The Power of Effective Onboarding to Drive Amazing Employee Retention Rates

This post is sponsored by BreatheHR. Employee friendly HR software designed to help tame your business. 

For Americans facing the opening strains of the twenty-first century, one thing is clear, we are going through a time of change and volatility. When you look past the obvious rancor of politics and focus in on things that affect everyday people the workplace is just as uncertain in many ways. Recent statistics show that nearly half of all employees are ready to leave their present company, if given a better opportunity by a competitor.

That’s why talent retention strategies, such as engaging in a strong initial, and ongoing onboarding process is so important right now. Remember, while fifty percent or more of your talent may be prepared to jump ship, if your competition is looking to poach from your team, they’ll be aiming at the ones you can least afford to lose. What can be done about it?

Redefine Onboarding: More Than New Employee Paperwork

Defining buzzwords can be tricky. Onboarding is typically taken to mean the process in place to welcome and install new employees into a company. It’s more than just orientation and new employee paperwork. It can include training, help with interpersonal networking, checking in at regular intervals to ensure a smooth transition and more. But what about the period beyond the first six months? And even more important, what about ‘internal onboarding’?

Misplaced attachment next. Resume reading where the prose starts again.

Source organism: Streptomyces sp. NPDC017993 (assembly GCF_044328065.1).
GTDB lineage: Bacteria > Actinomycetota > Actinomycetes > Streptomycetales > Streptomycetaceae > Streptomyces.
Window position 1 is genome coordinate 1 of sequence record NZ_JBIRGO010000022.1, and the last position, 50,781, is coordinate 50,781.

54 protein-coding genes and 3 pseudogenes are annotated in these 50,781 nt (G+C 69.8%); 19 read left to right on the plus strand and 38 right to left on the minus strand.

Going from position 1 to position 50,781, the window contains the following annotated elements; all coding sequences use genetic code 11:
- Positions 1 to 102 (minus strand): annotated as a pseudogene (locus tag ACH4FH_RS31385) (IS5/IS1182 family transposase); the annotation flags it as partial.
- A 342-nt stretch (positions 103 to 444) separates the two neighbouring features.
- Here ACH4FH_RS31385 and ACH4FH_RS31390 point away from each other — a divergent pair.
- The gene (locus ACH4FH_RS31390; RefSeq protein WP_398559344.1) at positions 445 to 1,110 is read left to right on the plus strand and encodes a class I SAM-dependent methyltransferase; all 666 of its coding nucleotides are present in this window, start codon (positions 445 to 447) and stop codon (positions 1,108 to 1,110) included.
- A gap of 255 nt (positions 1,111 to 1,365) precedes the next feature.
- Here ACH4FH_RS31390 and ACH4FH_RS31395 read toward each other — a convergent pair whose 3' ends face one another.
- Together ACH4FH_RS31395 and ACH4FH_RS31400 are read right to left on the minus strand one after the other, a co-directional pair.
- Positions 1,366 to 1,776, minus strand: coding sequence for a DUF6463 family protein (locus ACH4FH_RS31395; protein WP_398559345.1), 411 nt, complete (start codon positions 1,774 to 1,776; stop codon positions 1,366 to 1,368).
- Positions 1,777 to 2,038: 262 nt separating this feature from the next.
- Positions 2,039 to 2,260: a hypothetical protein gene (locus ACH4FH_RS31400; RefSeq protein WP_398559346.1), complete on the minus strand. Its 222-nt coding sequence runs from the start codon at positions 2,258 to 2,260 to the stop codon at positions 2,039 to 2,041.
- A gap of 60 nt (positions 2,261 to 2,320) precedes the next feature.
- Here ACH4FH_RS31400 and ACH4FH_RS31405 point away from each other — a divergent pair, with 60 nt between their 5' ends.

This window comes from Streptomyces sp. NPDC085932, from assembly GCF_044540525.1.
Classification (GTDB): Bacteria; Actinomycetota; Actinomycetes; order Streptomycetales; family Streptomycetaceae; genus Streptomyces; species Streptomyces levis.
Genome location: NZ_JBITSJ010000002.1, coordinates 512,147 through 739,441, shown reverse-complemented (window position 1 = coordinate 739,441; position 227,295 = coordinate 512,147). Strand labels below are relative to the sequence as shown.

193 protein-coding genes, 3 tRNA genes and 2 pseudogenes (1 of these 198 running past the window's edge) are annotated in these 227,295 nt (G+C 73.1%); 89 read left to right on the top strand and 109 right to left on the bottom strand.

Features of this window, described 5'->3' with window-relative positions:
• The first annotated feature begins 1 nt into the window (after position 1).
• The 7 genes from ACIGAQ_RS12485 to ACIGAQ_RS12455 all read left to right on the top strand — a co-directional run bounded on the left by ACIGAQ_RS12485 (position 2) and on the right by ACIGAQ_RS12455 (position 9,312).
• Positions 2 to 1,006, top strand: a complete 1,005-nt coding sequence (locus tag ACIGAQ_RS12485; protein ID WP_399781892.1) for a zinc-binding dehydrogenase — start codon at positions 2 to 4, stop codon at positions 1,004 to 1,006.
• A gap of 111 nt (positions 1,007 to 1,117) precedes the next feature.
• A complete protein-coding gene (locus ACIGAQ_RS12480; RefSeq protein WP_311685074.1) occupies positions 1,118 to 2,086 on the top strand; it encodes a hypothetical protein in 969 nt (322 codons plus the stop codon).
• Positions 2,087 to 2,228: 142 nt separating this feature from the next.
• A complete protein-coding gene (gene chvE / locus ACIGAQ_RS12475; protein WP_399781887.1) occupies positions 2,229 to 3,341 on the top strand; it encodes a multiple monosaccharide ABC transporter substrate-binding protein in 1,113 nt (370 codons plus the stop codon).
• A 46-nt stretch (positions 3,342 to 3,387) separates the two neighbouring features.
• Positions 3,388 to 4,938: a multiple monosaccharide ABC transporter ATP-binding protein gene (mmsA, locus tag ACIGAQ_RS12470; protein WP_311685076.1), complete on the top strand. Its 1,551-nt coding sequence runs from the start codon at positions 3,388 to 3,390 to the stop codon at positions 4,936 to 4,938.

• Only 15% of companies extend any sort of Onboarding program past the first six months
  • The six month point is where most employees make the critical decision to go or stay
  • Only 1 in 50 companies is still thinking about Onboarding past one year, the point at which most employees shift from “on the job training” to “continuing development”


Companies that do extend onboarding may be sending some important signals to their talent that they are not getting anywhere else. Onboarding in today’s workplace shouldn’t end when the ‘new’ wears off and an employee settles into their job. Engagement and other retention strategies are ongoing efforts. Companies have to invest in their employees if they want the employee to invest in the company. We need to think about employee onboarding programs both in person and virtual onboarding programs especially if you have remote employees.

By providing continued and ongoing support, beyond unlocking the doors and turning on the lights, employers can engage in a meaningful conversation about their talent’s future with the company. They can begin to set expectations for further down the road, but this conversation often gets overlooked in the absence of intentionally extended onboarding, designed to integrate new talent for the long haul.

An Employee is Never 100% Fully Onboarded… Ever